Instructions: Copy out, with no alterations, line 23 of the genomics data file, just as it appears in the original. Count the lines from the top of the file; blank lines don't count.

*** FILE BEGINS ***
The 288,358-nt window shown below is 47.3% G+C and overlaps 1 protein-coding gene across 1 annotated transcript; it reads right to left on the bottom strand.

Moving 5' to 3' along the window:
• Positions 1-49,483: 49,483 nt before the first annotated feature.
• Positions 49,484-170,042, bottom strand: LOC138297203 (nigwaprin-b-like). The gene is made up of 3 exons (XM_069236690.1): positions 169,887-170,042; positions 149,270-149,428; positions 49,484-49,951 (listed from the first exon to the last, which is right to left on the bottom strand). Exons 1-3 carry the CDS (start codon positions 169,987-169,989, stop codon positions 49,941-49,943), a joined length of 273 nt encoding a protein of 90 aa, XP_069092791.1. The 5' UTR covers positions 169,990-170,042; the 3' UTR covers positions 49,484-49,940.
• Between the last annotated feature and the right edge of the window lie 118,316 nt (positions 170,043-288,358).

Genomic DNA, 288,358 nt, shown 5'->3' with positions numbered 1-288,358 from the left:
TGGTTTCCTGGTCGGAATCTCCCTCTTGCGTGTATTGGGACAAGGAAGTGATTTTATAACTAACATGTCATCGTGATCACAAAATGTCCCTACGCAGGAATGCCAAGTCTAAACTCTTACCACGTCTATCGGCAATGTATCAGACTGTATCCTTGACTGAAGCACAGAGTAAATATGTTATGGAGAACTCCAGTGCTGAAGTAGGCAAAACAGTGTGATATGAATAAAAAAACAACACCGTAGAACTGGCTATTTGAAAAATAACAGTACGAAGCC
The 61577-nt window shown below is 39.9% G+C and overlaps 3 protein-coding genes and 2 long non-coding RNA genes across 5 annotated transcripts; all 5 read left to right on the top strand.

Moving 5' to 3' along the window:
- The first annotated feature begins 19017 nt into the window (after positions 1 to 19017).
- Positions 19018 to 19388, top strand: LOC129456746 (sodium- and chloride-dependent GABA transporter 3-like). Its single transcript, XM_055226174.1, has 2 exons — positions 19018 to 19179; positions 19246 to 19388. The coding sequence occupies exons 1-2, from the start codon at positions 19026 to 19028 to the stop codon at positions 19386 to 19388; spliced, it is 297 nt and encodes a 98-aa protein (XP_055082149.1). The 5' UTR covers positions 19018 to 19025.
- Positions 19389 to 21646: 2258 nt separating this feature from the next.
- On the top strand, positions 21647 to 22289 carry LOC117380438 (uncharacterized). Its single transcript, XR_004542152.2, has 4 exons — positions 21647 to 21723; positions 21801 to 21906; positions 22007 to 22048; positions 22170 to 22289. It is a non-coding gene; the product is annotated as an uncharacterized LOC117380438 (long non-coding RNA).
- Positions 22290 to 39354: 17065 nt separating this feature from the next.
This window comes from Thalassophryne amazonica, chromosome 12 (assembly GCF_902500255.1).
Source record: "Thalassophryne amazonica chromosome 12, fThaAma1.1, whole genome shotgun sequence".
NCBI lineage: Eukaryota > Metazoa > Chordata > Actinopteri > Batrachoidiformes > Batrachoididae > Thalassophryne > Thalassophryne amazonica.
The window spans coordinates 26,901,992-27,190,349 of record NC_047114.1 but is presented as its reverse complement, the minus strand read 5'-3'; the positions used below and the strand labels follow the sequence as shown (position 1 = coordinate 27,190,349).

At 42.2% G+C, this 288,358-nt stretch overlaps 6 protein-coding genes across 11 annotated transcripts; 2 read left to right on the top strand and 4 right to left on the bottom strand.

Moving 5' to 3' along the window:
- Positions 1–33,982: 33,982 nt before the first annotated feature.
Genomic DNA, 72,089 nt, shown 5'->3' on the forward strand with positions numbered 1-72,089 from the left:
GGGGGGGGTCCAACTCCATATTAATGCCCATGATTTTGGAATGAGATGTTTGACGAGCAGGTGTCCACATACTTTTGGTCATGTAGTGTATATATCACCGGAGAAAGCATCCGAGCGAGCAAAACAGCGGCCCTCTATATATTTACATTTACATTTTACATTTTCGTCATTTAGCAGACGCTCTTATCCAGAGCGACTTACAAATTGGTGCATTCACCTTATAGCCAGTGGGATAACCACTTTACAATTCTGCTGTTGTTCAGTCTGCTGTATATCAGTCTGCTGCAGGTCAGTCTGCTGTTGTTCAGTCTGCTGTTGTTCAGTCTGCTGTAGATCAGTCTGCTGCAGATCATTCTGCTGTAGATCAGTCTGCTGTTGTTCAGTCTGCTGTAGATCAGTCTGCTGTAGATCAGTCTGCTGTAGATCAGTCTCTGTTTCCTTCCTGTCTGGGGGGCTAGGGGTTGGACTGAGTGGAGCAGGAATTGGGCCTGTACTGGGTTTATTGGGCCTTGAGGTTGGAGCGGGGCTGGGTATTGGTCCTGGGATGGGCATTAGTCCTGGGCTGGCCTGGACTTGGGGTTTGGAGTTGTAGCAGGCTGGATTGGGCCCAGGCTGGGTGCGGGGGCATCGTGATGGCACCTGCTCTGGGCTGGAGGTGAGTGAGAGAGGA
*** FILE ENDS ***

GGGGGGGGTCCAACTCCATATTAATGCCCATGATTTTGGAATGAGATGTTTGACGAGCAGGTGTCCACATACTTTTGGTCATGTAGTGTATATATCACCGGAGAAAGCATCCGAGCGAGCAAAACAGCGGCCCTCTATATATTTACATTTACATTTTACATTTTCGTCATTTAGCAGACGCTCTTATCCAGAGCGACTTACAAATTGGTGCATTCACCTTATAGCCAGTGGGATAACCACTTTACAATTCTGCTGTTGTTCAGTCTGCTGTATATCAGTCTGCTGCAGGTCAGTCTGCTGTTGTTCAGTCTGCTGTTGTTCAGTCTGCTGTAGATCAGTCTGCTGCAGATCATTCTGCTGTAGATCAGTCTGCTGTTGTTCAGTCTGCTGTAGATCAGTCTGCTGTAGATCAGTCTGCTGTAGATCAGTCTCTGTTTCCTTCCTGTCTGGGGGGCTAGGGGTTGGACTGAGTGGAGCAGGAATTGGGCCTGTACTGGGTTTATTGGGCCTTGAGGTTGGAGCGGGGCTGGGTATTGGTCCTGGGATGGGCATTAGTCCTGGGCTGGCCTGGACTTGGGGTTTGGAGTTGTAGCAGGCTGGATTGGGCCCAGGCTGGGTGCGGGGGCATCGTGATGGCACCTGCTCTGGGCTGGAGGTGAGTGAGAGAGGA